At the center of every album is a musical thesis. For Sufjan Stevens’ album, “Carrie & Lowell,” we arrive at a complete thesis on our parents. As you age, you slowly become aware of the frailty of your parents. One day, they will die and all you will be left with is memories and regret for those things never said or did. At its core, this album is a recognition of this progression. Listening to it, I found myself agreeing more with the lyrics than any other album I have ever heard.
Perhaps, that’s because I am not ready to say goodbye to my mom and dad. At the age of 34, I count myself immensely lucky to be in this position. My parents and I have had a lot of good years. We have laughed, we’ve cried, and we’ve grown closer together. Still, I know time is not on our side. The moments before us are precious and need to be cherished. I am not ready for the day when they are no longer physically in my life. For that, I can’t thank Sufjan enough for making me realize how finite life truly is.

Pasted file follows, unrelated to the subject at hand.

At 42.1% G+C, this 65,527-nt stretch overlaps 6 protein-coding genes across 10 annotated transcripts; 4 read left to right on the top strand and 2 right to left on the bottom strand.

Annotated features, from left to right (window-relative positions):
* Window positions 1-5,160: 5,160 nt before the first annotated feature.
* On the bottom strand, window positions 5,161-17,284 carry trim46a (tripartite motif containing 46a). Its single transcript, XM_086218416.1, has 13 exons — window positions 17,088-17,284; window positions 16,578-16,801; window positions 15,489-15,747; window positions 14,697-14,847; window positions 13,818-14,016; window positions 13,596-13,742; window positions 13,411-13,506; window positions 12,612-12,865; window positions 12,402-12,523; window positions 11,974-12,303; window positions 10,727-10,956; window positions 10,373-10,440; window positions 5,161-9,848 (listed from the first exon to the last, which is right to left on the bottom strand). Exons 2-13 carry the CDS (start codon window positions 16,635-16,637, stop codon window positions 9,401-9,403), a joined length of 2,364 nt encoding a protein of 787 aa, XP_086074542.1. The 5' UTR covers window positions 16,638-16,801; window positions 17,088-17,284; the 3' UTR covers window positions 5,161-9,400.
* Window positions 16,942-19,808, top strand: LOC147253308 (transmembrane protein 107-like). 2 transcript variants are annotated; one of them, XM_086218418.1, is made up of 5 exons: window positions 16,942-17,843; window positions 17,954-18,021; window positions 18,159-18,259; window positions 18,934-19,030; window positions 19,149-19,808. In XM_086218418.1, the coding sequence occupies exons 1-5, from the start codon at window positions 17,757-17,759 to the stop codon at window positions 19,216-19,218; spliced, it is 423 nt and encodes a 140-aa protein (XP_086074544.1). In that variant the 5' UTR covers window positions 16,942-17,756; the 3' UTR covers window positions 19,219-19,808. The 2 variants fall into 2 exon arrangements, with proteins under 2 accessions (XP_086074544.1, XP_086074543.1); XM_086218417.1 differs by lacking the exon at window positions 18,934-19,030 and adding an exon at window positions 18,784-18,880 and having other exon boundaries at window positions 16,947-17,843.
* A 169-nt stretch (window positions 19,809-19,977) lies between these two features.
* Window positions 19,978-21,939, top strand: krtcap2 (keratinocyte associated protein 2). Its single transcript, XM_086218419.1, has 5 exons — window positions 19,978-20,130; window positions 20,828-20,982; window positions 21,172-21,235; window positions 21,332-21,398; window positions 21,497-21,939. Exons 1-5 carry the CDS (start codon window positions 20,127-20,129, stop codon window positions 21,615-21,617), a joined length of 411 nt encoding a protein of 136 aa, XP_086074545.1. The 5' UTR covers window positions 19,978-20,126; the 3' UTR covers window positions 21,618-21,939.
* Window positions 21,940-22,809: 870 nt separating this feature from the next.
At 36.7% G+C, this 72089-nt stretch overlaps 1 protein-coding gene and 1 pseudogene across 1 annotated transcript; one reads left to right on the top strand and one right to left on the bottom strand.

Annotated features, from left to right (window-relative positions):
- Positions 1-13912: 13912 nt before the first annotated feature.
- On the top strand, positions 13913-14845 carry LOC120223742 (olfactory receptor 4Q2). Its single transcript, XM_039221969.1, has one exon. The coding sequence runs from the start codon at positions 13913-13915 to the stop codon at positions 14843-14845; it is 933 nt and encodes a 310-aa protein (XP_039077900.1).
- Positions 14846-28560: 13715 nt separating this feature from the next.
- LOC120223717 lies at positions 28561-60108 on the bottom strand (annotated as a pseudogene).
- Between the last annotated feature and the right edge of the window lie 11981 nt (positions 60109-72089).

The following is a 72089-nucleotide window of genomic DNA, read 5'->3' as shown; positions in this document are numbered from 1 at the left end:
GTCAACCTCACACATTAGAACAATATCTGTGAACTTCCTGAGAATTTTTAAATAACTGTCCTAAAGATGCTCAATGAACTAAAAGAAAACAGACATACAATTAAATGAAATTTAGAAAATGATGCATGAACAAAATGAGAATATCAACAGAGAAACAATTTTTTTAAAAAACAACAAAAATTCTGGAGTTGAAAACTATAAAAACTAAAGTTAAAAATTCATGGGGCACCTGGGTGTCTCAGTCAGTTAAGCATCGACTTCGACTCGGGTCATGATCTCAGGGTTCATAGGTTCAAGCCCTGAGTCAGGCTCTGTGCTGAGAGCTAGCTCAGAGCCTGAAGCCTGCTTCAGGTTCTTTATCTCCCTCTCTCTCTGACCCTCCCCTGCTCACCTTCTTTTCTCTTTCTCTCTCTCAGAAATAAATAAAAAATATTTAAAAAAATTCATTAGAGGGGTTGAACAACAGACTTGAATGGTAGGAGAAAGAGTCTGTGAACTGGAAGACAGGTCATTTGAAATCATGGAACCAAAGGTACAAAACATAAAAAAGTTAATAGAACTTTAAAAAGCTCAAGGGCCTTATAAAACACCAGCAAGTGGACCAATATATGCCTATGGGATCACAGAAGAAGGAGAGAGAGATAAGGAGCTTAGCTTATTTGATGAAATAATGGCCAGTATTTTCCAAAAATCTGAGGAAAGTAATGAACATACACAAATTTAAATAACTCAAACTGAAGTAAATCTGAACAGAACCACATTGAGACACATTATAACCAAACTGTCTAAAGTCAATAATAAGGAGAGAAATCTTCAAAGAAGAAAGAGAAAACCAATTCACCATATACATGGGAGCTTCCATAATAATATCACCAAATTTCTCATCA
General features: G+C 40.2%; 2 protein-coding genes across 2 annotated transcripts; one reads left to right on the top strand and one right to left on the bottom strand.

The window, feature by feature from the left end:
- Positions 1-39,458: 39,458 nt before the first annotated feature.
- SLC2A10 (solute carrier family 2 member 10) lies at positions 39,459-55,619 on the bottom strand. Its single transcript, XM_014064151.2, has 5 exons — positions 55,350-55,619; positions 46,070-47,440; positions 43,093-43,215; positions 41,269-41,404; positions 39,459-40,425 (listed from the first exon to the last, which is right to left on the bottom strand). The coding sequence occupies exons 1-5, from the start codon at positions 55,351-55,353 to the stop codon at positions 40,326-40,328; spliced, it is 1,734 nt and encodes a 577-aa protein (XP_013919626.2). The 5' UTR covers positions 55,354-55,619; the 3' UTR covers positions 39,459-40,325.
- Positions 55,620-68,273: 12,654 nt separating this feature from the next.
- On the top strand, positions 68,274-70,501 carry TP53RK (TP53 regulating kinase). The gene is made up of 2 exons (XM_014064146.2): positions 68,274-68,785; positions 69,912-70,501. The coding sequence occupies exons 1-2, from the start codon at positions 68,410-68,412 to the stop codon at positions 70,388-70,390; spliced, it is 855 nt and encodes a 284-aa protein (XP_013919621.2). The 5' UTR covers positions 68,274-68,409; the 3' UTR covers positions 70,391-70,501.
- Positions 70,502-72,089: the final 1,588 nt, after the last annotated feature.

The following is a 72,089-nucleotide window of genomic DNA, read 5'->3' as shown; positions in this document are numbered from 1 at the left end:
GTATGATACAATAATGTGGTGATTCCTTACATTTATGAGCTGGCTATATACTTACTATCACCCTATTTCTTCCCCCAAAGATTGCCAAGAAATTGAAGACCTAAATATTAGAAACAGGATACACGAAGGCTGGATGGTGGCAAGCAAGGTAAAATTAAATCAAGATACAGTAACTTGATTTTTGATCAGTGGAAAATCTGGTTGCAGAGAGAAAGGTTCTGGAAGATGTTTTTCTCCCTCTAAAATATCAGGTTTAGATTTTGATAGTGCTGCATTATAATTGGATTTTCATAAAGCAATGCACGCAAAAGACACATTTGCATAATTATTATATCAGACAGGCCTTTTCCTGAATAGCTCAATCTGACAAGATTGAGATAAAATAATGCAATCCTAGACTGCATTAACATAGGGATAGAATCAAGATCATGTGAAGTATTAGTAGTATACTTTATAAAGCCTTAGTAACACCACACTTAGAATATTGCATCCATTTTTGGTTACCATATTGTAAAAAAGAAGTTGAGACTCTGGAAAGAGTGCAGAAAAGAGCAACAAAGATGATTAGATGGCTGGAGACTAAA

The thesis for this album is presented in a real and raw fashion. Every lyric and strum of the guitar, seem haunting, yet familiar. The lyrics are heavy and necessarily so. Death, regret, and longing are not easy subjects to discuss nor are they light. To present them in any other fashion than what you find on this album would feel inauthentic and cheap. Sure, lots of people may skip this collection because of its somber nature. I would argue that they just aren’t ready yet. They will be. We all will be.
Be good to each other,
I've never asked readers for financial support before. I am committed to keeping content on this site free and open to all. For me, this means no paywalls or subscription fees. If you like what I create, please consider making a contribution on Patreon.